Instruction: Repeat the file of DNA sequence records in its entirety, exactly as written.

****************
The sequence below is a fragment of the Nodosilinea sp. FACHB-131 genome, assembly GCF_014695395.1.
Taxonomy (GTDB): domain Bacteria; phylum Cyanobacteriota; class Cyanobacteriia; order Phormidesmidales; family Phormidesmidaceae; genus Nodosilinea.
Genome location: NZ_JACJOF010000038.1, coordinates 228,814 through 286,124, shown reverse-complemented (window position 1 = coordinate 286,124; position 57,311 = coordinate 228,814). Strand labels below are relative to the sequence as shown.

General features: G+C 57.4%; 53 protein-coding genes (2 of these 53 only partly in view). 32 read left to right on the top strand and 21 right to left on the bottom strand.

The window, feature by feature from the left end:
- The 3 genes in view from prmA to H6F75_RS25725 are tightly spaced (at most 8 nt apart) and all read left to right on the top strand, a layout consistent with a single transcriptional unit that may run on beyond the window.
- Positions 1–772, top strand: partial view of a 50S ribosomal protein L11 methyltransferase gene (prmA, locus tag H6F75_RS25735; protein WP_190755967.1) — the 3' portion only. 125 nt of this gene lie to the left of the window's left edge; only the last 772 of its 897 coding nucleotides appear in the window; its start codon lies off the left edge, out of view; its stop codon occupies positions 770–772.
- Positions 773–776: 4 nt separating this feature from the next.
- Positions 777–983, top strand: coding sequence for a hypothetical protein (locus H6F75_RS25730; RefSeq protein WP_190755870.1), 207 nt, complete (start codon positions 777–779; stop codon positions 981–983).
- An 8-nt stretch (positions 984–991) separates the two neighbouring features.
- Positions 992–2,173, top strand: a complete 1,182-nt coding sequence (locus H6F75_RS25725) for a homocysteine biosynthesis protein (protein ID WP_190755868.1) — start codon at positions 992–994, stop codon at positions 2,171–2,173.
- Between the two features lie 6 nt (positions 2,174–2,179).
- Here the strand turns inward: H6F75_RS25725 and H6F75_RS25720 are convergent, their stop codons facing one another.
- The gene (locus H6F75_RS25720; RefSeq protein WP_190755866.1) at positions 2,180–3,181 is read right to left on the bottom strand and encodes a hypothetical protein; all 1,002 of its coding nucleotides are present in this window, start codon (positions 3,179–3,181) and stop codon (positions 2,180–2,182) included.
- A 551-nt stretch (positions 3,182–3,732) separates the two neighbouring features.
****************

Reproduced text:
The sequence below is a fragment of the Nodosilinea sp. FACHB-131 genome, assembly GCF_014695395.1.
Taxonomy (GTDB): domain Bacteria; phylum Cyanobacteriota; class Cyanobacteriia; order Phormidesmidales; family Phormidesmidaceae; genus Nodosilinea.
Genome location: NZ_JACJOF010000038.1, coordinates 228,814 through 286,124, shown reverse-complemented (window position 1 = coordinate 286,124; position 57,311 = coordinate 228,814). Strand labels below are relative to the sequence as shown.

General features: G+C 57.4%; 53 protein-coding genes (2 of these 53 only partly in view). 32 read left to right on the top strand and 21 right to left on the bottom strand.

The window, feature by feature from the left end:
- The 3 genes in view from prmA to H6F75_RS25725 are tightly spaced (at most 8 nt apart) and all read left to right on the top strand, a layout consistent with a single transcriptional unit that may run on beyond the window.
- Positions 1–772, top strand: partial view of a 50S ribosomal protein L11 methyltransferase gene (prmA, locus tag H6F75_RS25735; protein WP_190755967.1) — the 3' portion only. 125 nt of this gene lie to the left of the window's left edge; only the last 772 of its 897 coding nucleotides appear in the window; its start codon lies off the left edge, out of view; its stop codon occupies positions 770–772.
- Positions 773–776: 4 nt separating this feature from the next.
- Positions 777–983, top strand: coding sequence for a hypothetical protein (locus H6F75_RS25730; RefSeq protein WP_190755870.1), 207 nt, complete (start codon positions 777–779; stop codon positions 981–983).
- An 8-nt stretch (positions 984–991) separates the two neighbouring features.
- Positions 992–2,173, top strand: a complete 1,182-nt coding sequence (locus H6F75_RS25725) for a homocysteine biosynthesis protein (protein ID WP_190755868.1) — start codon at positions 992–994, stop codon at positions 2,171–2,173.
- Between the two features lie 6 nt (positions 2,174–2,179).
- Here the strand turns inward: H6F75_RS25725 and H6F75_RS25720 are convergent, their stop codons facing one another.
- The gene (locus H6F75_RS25720; RefSeq protein WP_190755866.1) at positions 2,180–3,181 is read right to left on the bottom strand and encodes a hypothetical protein; all 1,002 of its coding nucleotides are present in this window, start codon (positions 3,179–3,181) and stop codon (positions 2,180–2,182) included.
- A 551-nt stretch (positions 3,182–3,732) separates the two neighbouring features.